He says in the first days of the retreat, it is important to maintain the posture rigorously and not move about. There is now only half a day left for the retreat. The important thing now is to maintain the focus and peaceful quality of your mind. There is no need to drive the body too hard. If you're still having a lot of pain in the legs or back, then adopt a less problematical posture. If you still have pain, you must nonetheless maintain a minimal amount of discipline, do not move about too much because that will disturb others. As the retreat progresses, some people can concentrate more and more effectively. But for others an opposite tendency emerges. their backs their legs or back ache more and more, and they find themselves fidgeting about a great deal. Again, this fidgeting may disturb others and it is important to create a time to relax and to become more peaceful. If you happen to be sitting next to a fidgety person, or even between two of them, then you should assert yourself and maintain the peaceful stability of your mind. This is a difficulty we don't run into as much in online sitting. But the counterbalance that We miss the support of so many people sitting with us in the same room. And even when you're sitting online, there can be people in your house or noise outside or disturbances. In any case, when we're faced with those distractions, we need to maintain just to maintain our focus and not to get caught up in wishing things were different than they are. He says in this way. by discovering the skillful means for practice, you become mindful within the practice, you become able to maintain stability and peacefulness, irrespective of disturbances within your body or in the room around you. Such training within practice has benefits in everyday life. you cultivate mindfulness and are less susceptible to the impact of others. You're not so easily thrown into laughing or crying Fitz, or a bad temper tantrum. Instead you maintain an evenness of awareness and are able to respect And appropriately to whatever is happening around you.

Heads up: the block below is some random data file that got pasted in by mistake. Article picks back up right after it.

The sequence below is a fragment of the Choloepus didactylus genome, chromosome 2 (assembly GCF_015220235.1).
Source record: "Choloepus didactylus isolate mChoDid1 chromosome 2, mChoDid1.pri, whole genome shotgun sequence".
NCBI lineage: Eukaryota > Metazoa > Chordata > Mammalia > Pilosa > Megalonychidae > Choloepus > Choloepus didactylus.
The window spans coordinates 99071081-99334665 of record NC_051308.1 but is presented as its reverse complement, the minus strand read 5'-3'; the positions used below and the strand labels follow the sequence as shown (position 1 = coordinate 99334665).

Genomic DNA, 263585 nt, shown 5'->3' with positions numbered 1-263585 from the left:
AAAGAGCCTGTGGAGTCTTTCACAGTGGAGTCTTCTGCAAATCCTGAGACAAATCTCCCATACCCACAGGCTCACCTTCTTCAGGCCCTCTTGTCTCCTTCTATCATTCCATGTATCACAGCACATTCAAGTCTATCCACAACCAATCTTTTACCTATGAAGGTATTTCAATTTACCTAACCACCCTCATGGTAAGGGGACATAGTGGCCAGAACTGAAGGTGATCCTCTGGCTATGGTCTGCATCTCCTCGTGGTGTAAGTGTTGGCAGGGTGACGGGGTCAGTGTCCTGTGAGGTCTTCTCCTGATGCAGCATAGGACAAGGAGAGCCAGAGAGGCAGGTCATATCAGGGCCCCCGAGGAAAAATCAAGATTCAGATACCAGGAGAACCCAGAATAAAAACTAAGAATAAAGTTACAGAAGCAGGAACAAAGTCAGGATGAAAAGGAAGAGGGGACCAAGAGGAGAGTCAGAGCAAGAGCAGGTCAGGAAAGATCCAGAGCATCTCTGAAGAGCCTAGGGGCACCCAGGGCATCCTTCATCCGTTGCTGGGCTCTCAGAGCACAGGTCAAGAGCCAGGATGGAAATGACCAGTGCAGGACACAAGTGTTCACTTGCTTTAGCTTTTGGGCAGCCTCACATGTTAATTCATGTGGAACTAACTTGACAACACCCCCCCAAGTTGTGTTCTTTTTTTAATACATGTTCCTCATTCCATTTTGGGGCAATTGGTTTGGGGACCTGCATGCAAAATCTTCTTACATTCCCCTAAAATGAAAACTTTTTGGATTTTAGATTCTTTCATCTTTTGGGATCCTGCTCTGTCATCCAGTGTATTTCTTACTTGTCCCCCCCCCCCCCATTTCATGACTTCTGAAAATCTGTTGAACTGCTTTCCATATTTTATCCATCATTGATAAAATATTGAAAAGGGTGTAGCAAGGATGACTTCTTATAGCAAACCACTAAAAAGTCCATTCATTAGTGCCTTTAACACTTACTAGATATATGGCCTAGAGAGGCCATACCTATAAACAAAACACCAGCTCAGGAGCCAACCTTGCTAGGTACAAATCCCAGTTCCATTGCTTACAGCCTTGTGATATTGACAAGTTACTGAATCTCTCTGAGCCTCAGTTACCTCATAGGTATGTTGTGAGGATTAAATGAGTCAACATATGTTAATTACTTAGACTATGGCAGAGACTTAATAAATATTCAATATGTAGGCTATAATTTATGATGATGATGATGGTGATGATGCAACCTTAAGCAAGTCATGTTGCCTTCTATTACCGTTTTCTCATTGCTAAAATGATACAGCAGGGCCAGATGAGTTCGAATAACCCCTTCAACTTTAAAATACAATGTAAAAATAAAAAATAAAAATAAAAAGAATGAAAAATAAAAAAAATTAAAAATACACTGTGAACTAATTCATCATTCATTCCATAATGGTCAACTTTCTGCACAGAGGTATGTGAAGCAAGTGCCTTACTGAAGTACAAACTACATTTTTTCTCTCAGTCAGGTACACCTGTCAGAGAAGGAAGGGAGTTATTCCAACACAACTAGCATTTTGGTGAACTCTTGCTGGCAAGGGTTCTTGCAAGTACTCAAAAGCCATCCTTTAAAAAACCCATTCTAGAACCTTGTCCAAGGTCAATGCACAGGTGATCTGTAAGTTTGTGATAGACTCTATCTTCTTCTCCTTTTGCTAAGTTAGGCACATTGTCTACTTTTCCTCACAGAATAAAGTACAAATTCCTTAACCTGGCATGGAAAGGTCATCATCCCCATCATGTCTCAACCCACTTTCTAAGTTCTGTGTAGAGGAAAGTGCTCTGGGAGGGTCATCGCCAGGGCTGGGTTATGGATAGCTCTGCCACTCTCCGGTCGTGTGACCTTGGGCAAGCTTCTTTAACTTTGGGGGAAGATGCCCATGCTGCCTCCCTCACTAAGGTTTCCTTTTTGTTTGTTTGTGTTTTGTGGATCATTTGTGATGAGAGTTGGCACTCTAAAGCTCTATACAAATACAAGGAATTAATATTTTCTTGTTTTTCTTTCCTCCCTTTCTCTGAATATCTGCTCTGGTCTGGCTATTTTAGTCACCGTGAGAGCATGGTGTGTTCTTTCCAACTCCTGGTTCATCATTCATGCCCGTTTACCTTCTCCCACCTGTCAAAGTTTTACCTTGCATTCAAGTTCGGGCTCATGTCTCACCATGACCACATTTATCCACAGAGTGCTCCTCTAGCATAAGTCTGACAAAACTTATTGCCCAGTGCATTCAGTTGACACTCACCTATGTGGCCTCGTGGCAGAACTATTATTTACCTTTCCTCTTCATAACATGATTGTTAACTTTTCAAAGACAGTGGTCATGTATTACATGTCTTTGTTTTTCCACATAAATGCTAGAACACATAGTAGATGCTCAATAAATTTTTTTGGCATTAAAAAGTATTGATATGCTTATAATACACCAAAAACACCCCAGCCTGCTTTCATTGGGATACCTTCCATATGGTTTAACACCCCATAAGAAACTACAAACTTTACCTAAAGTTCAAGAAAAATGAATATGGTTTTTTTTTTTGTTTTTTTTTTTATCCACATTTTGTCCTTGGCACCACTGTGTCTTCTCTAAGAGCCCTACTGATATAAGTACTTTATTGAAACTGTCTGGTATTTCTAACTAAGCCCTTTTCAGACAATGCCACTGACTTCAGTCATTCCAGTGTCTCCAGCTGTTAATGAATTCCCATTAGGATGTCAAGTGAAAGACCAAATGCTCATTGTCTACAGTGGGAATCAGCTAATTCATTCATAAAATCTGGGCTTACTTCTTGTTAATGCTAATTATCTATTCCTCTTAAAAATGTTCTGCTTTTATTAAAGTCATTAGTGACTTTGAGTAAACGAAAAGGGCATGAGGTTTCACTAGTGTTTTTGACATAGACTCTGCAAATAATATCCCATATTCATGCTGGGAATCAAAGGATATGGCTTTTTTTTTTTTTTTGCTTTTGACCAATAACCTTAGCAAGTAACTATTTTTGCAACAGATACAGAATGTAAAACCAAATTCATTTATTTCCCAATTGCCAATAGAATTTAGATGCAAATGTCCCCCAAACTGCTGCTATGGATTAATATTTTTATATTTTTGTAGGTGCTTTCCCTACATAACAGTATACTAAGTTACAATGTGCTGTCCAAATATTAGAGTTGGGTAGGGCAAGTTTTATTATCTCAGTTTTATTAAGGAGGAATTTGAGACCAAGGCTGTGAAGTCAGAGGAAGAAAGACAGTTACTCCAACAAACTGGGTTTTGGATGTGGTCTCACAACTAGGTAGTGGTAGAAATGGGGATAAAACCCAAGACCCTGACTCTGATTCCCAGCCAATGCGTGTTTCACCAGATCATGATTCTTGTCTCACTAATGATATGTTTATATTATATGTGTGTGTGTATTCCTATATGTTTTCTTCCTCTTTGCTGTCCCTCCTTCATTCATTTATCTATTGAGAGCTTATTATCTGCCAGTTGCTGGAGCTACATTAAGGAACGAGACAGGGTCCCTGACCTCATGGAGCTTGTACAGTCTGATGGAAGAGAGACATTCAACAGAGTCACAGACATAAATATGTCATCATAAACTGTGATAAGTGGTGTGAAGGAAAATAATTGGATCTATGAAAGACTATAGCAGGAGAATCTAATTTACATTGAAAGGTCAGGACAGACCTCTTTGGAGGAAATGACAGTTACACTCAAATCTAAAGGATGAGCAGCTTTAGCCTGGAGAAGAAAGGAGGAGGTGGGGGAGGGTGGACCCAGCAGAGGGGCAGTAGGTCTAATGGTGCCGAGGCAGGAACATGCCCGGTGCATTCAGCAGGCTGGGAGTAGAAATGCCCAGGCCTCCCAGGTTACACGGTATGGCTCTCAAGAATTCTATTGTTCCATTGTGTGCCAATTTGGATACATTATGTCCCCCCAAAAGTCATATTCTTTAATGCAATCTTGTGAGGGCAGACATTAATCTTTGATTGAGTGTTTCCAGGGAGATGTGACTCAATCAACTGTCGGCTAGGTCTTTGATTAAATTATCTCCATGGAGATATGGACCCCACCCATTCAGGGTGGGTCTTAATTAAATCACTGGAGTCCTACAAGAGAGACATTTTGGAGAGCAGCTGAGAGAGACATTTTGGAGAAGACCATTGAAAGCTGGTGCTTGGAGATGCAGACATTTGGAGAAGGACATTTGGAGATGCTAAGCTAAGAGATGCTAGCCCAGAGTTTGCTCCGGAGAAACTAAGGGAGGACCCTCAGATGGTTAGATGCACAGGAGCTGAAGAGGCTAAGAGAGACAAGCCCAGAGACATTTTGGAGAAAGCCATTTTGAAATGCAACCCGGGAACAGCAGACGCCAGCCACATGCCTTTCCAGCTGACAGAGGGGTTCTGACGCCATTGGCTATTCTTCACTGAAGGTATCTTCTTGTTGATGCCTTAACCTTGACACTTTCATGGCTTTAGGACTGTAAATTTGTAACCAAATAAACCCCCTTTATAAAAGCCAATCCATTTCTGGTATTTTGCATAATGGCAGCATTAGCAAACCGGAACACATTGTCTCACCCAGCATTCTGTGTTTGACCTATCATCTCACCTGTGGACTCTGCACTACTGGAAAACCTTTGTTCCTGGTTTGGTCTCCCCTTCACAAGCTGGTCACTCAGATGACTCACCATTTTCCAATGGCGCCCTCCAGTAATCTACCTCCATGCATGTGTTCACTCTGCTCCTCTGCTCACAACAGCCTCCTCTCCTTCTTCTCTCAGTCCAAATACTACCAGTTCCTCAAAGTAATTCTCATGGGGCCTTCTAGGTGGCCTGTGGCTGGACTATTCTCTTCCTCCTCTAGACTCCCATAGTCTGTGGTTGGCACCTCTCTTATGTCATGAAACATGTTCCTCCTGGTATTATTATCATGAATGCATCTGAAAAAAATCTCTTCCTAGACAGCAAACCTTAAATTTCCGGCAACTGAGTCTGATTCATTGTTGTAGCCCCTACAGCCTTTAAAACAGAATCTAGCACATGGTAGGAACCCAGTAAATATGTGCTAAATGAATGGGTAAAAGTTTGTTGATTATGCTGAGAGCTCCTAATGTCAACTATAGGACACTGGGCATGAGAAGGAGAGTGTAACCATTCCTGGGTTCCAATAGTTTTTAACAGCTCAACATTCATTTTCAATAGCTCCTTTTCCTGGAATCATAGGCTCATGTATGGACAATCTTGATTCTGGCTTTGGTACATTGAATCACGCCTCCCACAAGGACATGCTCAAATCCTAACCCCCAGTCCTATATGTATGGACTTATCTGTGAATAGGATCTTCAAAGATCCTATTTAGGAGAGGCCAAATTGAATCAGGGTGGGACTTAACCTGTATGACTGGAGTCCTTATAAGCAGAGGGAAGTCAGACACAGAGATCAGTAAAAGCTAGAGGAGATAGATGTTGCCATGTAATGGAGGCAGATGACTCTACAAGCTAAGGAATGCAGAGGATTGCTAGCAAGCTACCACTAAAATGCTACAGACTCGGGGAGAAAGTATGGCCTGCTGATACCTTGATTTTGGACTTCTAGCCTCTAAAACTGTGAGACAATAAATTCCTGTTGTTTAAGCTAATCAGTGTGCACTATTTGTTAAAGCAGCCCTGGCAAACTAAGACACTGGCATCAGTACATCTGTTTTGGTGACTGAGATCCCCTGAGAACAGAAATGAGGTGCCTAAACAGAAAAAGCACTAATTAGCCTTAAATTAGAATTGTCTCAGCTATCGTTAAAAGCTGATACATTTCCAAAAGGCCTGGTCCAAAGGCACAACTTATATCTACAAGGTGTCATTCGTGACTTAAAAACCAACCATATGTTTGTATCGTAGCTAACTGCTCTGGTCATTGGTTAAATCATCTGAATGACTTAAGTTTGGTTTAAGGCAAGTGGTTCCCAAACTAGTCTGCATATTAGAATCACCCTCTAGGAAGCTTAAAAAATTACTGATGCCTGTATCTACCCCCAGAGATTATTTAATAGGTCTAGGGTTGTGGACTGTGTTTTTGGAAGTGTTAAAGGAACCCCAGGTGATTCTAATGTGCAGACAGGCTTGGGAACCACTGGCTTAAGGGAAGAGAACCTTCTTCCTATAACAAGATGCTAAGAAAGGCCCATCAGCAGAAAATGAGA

And then skipping ahead, day five evening talk, while Ming goes on to tell us what common people regard is auspicious, the sage takes as evil. The enjoyment gained is fleeting, but the sour sorrow is everlasting. And he says by now some people have had some experience of the meaning of practice, and others may feel envious of their good fortune. From an ordinary point of view, such experiences are indeed valuable, but from an ultimate point of view, they are not to be regarded as good. They are nothing special. We've been talking about people climbing mountains. Some encounter easily easy flattish areas while others come across exceedingly steep slopes. We are pleased with the easy slopes and feel the mountain climbing is going well. But um, the flat area, the climber is not getting any higher. Someone struggling with cliffs and boulders on the steep slope may be on the quicker path. The climber wandering along the flat area may be going around the mountain rather than up but this is especially likely if he is climbing in a cloud. Yesterday morning, I said it was tough luck, if someone seemed always to be on a steep slope. Actually, this may not be the case at all. Such a climber may be the most fortunate. Some years ago, during a retreat in the USA, I described the practice of Chan is like climbing a tall mountain. This mountain is made of glass. Furthermore, its surface is covered with layers of oil and grease. It is extremely slippery. If you try to climate, there is no way you will not slide down. Nonetheless, this is the task before you. The mountain is very tall, but still you must climb and still you slide down. This is the way Chan practice is. In the end, you discover that the glass mountain is an illusion. It has no real existence. One day when you climb up some distance and then fall right back to the bottom, you suddenly come to see the top and bottom are not different. Indeed they are the same. To understand this, you have to become a climber. You have to make the effort to climb the slippery mountain. Unless you climb, you can never know that top and bottom are the same.